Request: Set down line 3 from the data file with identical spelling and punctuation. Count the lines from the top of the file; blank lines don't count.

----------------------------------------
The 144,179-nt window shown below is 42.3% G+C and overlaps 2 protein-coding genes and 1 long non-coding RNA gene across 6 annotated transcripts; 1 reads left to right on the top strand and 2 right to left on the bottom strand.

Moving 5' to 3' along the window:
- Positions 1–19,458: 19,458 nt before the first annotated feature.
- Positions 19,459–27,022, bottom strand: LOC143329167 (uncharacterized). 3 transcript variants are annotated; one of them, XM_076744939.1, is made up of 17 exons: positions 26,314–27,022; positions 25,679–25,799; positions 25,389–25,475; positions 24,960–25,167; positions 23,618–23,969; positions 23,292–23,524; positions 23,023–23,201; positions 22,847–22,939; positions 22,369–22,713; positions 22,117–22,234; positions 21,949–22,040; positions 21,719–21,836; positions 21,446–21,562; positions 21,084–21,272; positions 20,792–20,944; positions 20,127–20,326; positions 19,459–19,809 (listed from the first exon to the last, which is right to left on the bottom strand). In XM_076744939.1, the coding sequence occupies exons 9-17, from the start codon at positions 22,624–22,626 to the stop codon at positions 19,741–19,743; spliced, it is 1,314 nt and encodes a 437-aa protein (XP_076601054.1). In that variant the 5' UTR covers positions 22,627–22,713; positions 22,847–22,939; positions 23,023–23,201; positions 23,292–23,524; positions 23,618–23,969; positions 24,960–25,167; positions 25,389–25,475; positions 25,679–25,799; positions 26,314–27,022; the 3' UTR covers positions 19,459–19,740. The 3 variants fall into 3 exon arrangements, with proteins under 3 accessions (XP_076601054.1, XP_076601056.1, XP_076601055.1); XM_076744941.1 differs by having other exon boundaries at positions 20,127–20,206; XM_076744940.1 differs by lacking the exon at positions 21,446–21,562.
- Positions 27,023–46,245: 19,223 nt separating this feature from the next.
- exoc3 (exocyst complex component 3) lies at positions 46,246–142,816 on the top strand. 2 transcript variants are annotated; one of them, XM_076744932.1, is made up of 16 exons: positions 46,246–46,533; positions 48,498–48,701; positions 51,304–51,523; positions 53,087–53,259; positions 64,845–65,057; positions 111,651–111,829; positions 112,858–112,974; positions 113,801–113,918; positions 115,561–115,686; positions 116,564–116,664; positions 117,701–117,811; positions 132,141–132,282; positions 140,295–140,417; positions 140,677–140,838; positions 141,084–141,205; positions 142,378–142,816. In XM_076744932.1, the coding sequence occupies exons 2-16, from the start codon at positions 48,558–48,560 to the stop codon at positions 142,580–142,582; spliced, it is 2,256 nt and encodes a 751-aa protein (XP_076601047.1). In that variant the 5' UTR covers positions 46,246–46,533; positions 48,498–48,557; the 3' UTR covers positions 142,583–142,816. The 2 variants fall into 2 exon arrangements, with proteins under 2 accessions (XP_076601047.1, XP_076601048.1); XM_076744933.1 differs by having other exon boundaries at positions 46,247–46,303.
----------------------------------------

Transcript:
- Positions 1–19,458: 19,458 nt before the first annotated feature.